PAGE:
largeCircles[0] = new Circle(random(width), random(height), random(0.4*width, 0.6*width));
largeCircles[1] = new Circle(random(width), random(height), random(0.4*width, 0.6*width));
largeCircles[2] = new Circle(random(width), random(height), random(0.4*width, 0.6*width));
// Initialise elements here...
}
```

The important thing to understand here is that we can use the `Circle`

class without having to call the `update()`

function. When we do this we're not using any of the behaviours that we've implemented and we're just using the class as a convenient container for the data related to a circle.

# Parents

Once we have some large circles, we need to initialise "large group of Element 1" at the centres of each of these circles. We want to remember which circle each element belongs to, so we'll first make a small change to the `Circle`

class to store a reference to a circle's "parent", like this:

```
class Circle {
float x;
float y;
float radius;
float heading;
float speed;
Circle parent;
// etc...
}
```

For convenience, we can also write a new constructor that takes a "parent" circle and uses it to initialise a new circle's position before storing it in the `parent`

field, like this:

```
class Circle {
// Fields go here...
Circle(Circle _parent, float _radius) {
this(_parent.x, _parent.y, _radius);
parent = _parent;
}
Circle(float _x, float _y, float _radius) {
x = _x;
y = _y;
radius = _radius;
heading = random(TWO_PI);
speed = 1;
parent = null;
}
// etc...
}
```

Notice that this new constructor makes use of the old one, so that we don't repeat code unnecessarily. Also, notice that the old constructor has been updated slightly to set `parent`

to `null`

, to ensure that it always has a valid value, this is generally a good idea whenever you have fields in a class that might not be initialised. Once the old constructor has done it's thing the new constructor then sets the value for `parent`

to the one that's been passed in.

To use this new constructor we just need to change the loop that allocates the array and initialises the circles to go into it in the `setup()`

function. This goes after the initialisation of any large circles so that they can be passed in to our circles that will be our elements in this process. The process description does not state that we need to assign the same number of elements to each of the circles, so this implementation simply uses the `random()`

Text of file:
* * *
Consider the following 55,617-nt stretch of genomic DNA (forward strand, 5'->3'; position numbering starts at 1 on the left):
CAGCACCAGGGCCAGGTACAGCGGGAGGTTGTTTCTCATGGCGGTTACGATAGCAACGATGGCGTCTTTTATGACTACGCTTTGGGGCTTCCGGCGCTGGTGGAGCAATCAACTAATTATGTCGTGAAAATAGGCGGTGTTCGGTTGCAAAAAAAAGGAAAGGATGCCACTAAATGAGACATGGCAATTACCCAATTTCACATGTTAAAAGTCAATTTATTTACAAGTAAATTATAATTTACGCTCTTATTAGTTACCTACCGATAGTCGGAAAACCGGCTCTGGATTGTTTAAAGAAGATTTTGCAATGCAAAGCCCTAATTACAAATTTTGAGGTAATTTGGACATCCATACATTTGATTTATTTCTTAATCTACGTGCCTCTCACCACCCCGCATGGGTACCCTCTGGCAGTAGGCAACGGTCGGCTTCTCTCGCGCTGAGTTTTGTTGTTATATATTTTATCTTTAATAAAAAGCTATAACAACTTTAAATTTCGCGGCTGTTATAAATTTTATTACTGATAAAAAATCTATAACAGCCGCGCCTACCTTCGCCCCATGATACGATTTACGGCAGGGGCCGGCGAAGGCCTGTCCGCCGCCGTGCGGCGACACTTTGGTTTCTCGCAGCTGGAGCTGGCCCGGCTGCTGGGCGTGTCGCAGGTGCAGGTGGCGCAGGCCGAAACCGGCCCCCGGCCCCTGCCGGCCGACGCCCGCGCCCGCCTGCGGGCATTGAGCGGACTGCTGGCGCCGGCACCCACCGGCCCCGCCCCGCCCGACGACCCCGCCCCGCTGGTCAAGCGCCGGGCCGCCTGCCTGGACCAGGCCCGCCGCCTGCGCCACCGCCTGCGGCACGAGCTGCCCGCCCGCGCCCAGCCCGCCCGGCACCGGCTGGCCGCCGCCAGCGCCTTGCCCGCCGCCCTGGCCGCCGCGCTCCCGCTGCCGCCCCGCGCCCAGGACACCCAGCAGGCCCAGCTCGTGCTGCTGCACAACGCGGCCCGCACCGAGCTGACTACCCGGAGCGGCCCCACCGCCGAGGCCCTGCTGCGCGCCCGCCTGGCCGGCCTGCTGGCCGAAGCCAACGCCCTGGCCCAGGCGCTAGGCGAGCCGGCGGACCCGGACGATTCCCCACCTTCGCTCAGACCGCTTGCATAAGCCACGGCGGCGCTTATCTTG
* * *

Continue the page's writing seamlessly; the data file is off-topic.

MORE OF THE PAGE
function to choose which of the circles each element is assigned to, which will mean that they are roughly the same but not exactly.

```
int NUM_LARGE_CIRCLES = 3;
int NUM_CIRCLES = 150;
float MIN_RADIUS = 4;
float MAX_RADIUS = 8;
Circle[] largeCircles;
Circle[] circles;
void setup() {
// Other setup stuff here...
largeCircles = new Circle[NUM_LARGE_CIRCLES];
for (int i = 0; i < largeCircles.length; i++) {
largeCircles[i] = new Circle(random(width), random(height), random(0.4*width, 0.6*width));
}
circles = new Circle[NUM_CIRCLES];
for (int i = 0; i < circles.length; i++) {
int r = int(random(NUM_LARGE_CIRCLES)); // Choose a large circle at random
new Circle(largeCircles[r], random(MIN_RADIUS, MAX_RADIUS));
}
}
```

# Respawn

There is more thing that we can do to make implementing Process 6 really easy and that is to add a new method to the `Circle`

class that will "respawn" the circle back to it's original position, the implementation of this method is very simple:

```
void respawn() {
if (parent != null) {
x = parent.x;
y = parent.y;
}
}
```

Notice that this method checks that parent is not null before accessing it. This is just a precaution to stop our sketch from crashing if we (accidentally?) call `respawn()`

on a circle that doesn't have a parent.

How would you change the

`respawn()`

function to do something if the`parent`

is null? Add the necessary code to print a warning to the console if this function gets called on a circle that doesn't have a parent. You shouldn't see this warning when you run this code at the moment but you could test it by calling`respawn()`

on one of the large circles, which don't have a parent defined.

To use the `respawn()`

method in our implementation of Process 6, we need to change the `update()`

function for our sketch to check whether an element is still touching its parent, if it is no longer touching its parent then it is respawned back to it's original location:

# Implementing Process 6

And that's it, we've implemented all of the new things that we need for Process 6 and here's our complete implementation:

- Show Sketch

```
/** @peep sketchcode **/
int NUM_LARGE_CIRCLES = 3;
int NUM_CIRCLES = 150;
float MIN_RADIUS = 8;
float MAX_RADIUS = 6;
float DELTA_ANGLE = TWO_PI/36;